Signs & Portents

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Pagan News Beagle: Earthy Thursday, October 15

Evidence of ancient rituals are uncovered in Sweden. The neuroscience of sleep loss is examined. And the accuracy of the movie The Martian is checked. It's Earthy Thursday, our weekly segment on science and Earth-related news. All this and more for the Pagan News Beagle!

Most discussions of ancient religion revolve around the practices of our ancestors during classical antiquity (about 2000 years ago) or occasionally the Iron or Bronze Ages (2500 to 5000 years ago). But what were our ancestors' beliefs like at the dawn of humanity, during the early Stone Age (aka Paleolithic)? Evidence is generally scarce but a new archaeological find in Sweden might shed some light.

Which planet is the closest to Earth? If you said Mars, you'd be right on some counts but not on several that planetary scientists consider more important, such as size and composition. In those regards, Venus is a lot closer. So why is Venus so inhospitable whereas Mars is seen as a possible habitat for life?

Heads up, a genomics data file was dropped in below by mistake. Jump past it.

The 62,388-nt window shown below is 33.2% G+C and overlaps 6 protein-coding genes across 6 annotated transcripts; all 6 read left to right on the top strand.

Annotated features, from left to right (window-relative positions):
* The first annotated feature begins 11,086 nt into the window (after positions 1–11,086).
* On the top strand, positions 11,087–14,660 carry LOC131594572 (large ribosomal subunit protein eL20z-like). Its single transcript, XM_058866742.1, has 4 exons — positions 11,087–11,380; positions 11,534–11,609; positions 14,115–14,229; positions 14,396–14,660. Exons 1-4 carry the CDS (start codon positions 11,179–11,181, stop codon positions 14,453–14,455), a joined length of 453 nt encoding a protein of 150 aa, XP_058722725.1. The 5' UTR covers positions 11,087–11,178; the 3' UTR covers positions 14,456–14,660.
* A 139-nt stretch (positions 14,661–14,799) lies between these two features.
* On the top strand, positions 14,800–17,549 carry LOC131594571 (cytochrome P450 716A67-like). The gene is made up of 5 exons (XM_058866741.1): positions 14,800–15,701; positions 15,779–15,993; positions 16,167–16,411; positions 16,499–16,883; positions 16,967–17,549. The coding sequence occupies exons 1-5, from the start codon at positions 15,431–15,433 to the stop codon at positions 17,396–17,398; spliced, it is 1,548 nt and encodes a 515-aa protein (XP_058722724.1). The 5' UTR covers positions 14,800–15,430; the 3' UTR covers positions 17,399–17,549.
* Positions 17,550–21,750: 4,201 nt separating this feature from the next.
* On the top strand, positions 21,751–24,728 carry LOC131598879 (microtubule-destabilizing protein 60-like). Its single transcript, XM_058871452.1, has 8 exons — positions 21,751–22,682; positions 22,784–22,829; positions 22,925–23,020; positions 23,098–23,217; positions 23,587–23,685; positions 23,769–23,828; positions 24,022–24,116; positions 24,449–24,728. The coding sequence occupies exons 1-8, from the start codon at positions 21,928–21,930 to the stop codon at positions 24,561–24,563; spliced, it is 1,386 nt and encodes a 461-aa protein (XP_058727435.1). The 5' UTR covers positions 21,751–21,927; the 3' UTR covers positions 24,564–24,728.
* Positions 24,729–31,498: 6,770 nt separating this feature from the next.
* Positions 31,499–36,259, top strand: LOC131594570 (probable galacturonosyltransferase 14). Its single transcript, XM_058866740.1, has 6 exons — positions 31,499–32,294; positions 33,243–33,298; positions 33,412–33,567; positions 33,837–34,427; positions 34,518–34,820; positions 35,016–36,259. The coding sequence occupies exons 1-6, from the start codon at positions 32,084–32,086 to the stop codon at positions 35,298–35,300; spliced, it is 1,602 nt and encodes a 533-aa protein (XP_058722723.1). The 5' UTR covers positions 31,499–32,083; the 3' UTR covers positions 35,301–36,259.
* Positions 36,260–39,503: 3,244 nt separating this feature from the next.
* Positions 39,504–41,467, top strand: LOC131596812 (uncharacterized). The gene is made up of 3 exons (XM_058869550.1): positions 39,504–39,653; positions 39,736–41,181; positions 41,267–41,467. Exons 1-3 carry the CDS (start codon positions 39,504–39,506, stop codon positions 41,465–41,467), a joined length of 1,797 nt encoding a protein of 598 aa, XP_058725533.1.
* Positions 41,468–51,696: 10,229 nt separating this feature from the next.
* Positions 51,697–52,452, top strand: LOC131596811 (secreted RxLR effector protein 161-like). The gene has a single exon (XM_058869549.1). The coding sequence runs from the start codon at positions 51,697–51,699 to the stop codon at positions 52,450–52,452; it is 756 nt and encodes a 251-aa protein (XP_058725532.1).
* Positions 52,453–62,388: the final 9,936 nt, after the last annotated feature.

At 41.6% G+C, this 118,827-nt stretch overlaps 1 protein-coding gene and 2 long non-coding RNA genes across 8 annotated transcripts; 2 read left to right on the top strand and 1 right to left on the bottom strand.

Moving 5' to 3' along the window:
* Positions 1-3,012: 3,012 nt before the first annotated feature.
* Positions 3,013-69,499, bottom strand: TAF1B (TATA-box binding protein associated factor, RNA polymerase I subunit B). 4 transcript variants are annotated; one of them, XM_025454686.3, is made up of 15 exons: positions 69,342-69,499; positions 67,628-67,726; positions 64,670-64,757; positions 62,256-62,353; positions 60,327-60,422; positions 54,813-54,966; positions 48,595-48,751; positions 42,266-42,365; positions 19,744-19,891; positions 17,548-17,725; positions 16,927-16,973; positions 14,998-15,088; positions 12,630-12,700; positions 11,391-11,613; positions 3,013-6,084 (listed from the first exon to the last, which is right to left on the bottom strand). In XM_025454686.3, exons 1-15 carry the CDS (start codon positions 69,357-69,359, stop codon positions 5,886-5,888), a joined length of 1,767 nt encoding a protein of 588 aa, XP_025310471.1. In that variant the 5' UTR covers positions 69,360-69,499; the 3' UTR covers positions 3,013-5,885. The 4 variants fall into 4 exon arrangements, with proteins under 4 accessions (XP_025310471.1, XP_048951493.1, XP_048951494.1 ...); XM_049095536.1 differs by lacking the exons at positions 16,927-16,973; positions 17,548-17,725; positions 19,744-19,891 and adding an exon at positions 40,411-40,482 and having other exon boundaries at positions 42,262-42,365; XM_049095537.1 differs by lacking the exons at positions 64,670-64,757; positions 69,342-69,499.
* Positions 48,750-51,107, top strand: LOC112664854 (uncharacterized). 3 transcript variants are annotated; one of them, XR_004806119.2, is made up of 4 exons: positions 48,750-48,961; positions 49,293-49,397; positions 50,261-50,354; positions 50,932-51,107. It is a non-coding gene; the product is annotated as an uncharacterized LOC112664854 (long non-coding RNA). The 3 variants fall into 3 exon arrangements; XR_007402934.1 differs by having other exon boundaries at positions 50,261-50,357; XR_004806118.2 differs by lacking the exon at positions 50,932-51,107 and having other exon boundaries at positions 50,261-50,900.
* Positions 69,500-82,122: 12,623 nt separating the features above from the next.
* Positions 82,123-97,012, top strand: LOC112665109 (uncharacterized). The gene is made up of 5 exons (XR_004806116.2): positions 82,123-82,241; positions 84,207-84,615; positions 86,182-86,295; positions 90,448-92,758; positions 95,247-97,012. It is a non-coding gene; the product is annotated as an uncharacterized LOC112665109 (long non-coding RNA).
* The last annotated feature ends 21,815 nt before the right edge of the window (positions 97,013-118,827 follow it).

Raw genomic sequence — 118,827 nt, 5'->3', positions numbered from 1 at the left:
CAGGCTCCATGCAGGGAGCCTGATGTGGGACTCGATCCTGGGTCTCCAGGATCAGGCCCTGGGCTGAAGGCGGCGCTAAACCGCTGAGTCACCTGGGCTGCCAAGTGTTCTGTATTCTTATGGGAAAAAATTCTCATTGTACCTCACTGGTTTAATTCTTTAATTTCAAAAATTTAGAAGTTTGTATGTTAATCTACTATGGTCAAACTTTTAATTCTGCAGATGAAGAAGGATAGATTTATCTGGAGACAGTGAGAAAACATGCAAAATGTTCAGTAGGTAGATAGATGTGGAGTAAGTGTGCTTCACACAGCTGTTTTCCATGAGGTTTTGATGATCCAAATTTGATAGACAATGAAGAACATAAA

What's the real long-term effects of getting less than a full night's sleep? A lot depends on how much sleep you miss and how often you're missing it, but either way it's not good. Emilie Reas has the details.

The ancients used astronomy for a lot of things: navigating the sea, charting the passage of time, etc. But a recent discovery in ancient Egypt suggests another interesting purpose for looking at the stars: plotting one's journey through the afterlife.

Ridley Scott's new movie The Martian (based on a book by Andy Weir) is tracking a lot of positive attention, both from moviegoers and professional critics, including some praise for how accurately it depicts space travel. But just how accurate is the film? io9's Mika McKinnon takes a look.

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Aryós Héngwis (or the more modest Héngwis for short) is a native of the Pontic-Caspian steppe, born some 5000 years ago, near the village of Dereivka. In his youth he stood out from the other snakes for his love of learning and culture, eventually coming into the service of the local reǵs before moving westward toward Europe. Most recently, Aryós Héngwis left his home to pursue a new life in America, where he has come under the employ of BBI Media as an internet watchdog (or watchsnake, if you will), ever poised to strike the unwary troll.


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